Gold is set for its worst month since June, leaving it down 6% for the year, and on its way to the first annual loss since 2000, Reuters reports. Gold has been below $1300 for the last three weeks and fell a bit further today. With markets set for an early close, it doesn’t have much time to bounce back this month.


Investors pulling out from gold

Investors have been taking their money out of gold and other defensive assets to take advantage of the recovering US economy and growing stock markets, though it has had temporary rallies in response to specific events such as the debt ceiling debate and government shutdown. US nonfarm payroll data is coming in next month, and disappointing numbers could give gold another boost, but the long-term trend is tied to investors’ outlook on the rest of the economy. As long as the mood stays bullish, analysts expect gold to keep dropping.

You would normally expect gold mining operations to give prices some support, but so far that hasn’t happened, even when the mines are operating at a loss relative to all expenses. As Citi analyst Jon Begtheil recently explained, gold mines are still operating at a profit relative to cash costs, which seem to be a better indicator of price pressure for the sector. If this theory holds, gold shouldn’t fall below about $1000, even as investors turn their attention elsewhere, because at that price mines will have to halt operations, even on a cash cost basis.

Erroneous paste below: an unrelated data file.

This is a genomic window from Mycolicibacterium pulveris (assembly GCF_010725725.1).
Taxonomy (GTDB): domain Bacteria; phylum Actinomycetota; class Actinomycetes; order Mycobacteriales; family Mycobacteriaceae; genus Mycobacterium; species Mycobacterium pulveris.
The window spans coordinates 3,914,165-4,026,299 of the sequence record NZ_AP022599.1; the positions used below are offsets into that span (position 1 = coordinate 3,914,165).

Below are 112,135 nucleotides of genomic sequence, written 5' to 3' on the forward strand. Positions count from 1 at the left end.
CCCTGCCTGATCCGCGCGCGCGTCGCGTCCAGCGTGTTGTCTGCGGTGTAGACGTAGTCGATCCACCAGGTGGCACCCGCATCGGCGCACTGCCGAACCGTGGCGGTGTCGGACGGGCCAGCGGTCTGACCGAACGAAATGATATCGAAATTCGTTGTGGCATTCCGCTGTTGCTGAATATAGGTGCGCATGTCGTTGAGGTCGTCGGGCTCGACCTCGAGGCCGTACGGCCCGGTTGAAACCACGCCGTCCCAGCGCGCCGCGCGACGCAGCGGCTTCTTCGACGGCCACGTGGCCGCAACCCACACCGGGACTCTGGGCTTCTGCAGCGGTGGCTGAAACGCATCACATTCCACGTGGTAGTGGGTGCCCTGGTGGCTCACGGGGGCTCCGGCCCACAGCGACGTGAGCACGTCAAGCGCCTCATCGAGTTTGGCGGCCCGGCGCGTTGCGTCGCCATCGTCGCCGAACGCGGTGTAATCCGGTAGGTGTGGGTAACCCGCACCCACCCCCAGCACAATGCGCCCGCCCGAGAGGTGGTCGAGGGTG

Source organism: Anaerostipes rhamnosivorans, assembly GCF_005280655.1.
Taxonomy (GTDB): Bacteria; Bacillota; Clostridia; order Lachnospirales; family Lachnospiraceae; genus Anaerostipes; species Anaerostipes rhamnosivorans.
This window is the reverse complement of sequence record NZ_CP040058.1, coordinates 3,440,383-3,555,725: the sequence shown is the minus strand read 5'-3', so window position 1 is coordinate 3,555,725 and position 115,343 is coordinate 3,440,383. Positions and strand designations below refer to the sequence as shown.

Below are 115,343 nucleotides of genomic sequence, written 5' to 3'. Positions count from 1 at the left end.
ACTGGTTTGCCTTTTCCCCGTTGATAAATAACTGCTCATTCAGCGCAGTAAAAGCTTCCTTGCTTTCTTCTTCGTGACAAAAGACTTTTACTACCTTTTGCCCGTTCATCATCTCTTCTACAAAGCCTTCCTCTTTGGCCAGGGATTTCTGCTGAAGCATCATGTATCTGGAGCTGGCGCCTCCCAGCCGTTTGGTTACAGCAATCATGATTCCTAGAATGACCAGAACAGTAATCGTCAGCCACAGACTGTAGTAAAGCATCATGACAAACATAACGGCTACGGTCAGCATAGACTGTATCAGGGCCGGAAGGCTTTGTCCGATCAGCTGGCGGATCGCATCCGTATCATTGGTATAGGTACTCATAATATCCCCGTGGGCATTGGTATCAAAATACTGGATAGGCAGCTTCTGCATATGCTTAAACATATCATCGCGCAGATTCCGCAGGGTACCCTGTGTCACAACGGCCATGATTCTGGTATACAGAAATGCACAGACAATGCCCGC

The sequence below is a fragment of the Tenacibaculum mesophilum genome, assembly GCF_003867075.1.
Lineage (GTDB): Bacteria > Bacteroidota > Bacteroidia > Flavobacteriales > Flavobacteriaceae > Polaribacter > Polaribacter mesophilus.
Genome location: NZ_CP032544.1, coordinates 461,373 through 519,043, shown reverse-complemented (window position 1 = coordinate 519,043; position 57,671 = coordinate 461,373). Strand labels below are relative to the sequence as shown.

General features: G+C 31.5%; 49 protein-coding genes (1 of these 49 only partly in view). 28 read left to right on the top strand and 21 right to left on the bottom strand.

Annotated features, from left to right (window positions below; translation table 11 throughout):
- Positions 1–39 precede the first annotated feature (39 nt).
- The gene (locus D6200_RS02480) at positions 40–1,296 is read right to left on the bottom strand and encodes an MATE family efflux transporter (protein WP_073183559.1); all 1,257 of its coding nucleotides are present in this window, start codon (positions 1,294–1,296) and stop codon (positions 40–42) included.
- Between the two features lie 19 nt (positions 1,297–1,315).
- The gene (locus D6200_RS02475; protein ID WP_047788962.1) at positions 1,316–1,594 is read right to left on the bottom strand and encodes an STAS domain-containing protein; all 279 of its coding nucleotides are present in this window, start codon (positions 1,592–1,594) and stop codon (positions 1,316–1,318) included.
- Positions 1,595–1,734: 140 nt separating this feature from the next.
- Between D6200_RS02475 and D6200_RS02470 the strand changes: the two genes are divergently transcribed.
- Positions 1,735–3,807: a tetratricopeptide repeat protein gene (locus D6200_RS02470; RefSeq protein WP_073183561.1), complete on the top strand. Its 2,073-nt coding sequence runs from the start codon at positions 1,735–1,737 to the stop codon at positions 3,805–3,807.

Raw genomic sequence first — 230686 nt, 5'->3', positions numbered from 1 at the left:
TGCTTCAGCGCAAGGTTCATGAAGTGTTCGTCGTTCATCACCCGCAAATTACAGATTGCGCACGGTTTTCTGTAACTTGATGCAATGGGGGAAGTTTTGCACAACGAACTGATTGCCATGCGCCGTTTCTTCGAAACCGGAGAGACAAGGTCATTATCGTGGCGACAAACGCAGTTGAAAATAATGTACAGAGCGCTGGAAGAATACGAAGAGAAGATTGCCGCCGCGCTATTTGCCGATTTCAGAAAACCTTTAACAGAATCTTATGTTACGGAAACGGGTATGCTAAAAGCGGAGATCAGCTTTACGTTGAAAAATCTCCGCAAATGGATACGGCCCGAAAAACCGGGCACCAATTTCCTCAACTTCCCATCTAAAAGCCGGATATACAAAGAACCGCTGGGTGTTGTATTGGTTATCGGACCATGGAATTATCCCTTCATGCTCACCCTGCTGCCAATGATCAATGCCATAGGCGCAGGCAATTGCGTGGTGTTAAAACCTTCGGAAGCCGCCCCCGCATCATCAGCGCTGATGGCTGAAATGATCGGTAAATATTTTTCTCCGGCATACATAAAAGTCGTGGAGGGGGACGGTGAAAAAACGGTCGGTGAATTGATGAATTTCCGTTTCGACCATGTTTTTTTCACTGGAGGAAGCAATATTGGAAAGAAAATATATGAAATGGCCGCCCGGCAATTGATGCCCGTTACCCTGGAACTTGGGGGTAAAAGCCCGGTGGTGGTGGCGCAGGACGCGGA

Gold price fixing

The gold price fixing process has come under official scrutiny in the wake of the Libor and Euribor scandals, although there are no specific accusations yet. Every day Deutsche Bank AG (NYSE:DB) (ETR:DBK), Barclays Plc (NYSE:BCS) (LON:BARC), HSBC Holdings Plc (NYSE:HSBC) (LON:HSBA) (HKG:0005), Societe Generale SA (EPA:GLE) (OTCMKTS:SCGLY) and Bank of Nova Scotia (NYSE:BNS) (TSE:BNS) set a price for gold based on their clients orders, setting a benchmark for the rest of the financial system. Since this central position has been abused in analogous situations in the last few years, the U.K. Financial Conduct Authority has decided to look into the process just in case there are similar abuses taking place.